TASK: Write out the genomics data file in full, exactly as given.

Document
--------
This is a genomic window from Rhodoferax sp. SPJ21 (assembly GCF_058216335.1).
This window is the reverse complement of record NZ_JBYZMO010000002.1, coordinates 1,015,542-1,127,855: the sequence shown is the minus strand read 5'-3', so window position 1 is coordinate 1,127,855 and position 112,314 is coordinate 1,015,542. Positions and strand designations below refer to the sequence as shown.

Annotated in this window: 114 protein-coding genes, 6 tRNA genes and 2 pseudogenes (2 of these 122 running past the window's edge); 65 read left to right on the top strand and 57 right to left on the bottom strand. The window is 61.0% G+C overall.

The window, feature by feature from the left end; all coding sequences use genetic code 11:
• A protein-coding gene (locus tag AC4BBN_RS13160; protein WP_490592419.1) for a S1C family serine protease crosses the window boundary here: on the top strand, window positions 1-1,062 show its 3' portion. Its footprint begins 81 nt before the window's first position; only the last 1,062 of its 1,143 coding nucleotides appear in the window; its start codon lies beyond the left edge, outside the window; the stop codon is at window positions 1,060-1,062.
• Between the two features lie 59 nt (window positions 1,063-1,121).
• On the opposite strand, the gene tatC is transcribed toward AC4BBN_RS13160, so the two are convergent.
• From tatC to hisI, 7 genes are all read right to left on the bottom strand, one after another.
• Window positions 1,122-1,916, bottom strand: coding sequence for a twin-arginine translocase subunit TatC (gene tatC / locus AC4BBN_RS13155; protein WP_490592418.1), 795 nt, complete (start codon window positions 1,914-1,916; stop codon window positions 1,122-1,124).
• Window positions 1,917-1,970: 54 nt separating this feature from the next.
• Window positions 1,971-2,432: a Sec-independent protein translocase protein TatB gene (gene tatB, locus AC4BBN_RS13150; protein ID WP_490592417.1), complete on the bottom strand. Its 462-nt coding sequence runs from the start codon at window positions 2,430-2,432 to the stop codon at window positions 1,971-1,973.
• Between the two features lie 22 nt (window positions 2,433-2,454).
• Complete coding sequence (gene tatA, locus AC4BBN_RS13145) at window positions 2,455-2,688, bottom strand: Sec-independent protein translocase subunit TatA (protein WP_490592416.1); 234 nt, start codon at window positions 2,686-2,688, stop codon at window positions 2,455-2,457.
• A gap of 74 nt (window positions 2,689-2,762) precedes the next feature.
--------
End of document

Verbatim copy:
This is a genomic window from Rhodoferax sp. SPJ21 (assembly GCF_058216335.1).
This window is the reverse complement of record NZ_JBYZMO010000002.1, coordinates 1,015,542-1,127,855: the sequence shown is the minus strand read 5'-3', so window position 1 is coordinate 1,127,855 and position 112,314 is coordinate 1,015,542. Positions and strand designations below refer to the sequence as shown.

Annotated in this window: 114 protein-coding genes, 6 tRNA genes and 2 pseudogenes (2 of these 122 running past the window's edge); 65 read left to right on the top strand and 57 right to left on the bottom strand. The window is 61.0% G+C overall.

The window, feature by feature from the left end; all coding sequences use genetic code 11:
• A protein-coding gene (locus tag AC4BBN_RS13160; protein WP_490592419.1) for a S1C family serine protease crosses the window boundary here: on the top strand, window positions 1-1,062 show its 3' portion. Its footprint begins 81 nt before the window's first position; only the last 1,062 of its 1,143 coding nucleotides appear in the window; its start codon lies beyond the left edge, outside the window; the stop codon is at window positions 1,060-1,062.
• Between the two features lie 59 nt (window positions 1,063-1,121).
• On the opposite strand, the gene tatC is transcribed toward AC4BBN_RS13160, so the two are convergent.
• From tatC to hisI, 7 genes are all read right to left on the bottom strand, one after another.
• Window positions 1,122-1,916, bottom strand: coding sequence for a twin-arginine translocase subunit TatC (gene tatC / locus AC4BBN_RS13155; protein WP_490592418.1), 795 nt, complete (start codon window positions 1,914-1,916; stop codon window positions 1,122-1,124).
• Window positions 1,917-1,970: 54 nt separating this feature from the next.
• Window positions 1,971-2,432: a Sec-independent protein translocase protein TatB gene (gene tatB, locus AC4BBN_RS13150; protein ID WP_490592417.1), complete on the bottom strand. Its 462-nt coding sequence runs from the start codon at window positions 2,430-2,432 to the stop codon at window positions 1,971-1,973.
• Between the two features lie 22 nt (window positions 2,433-2,454).
• Complete coding sequence (gene tatA, locus AC4BBN_RS13145) at window positions 2,455-2,688, bottom strand: Sec-independent protein translocase subunit TatA (protein WP_490592416.1); 234 nt, start codon at window positions 2,686-2,688, stop codon at window positions 2,455-2,457.
• A gap of 74 nt (window positions 2,689-2,762) precedes the next feature.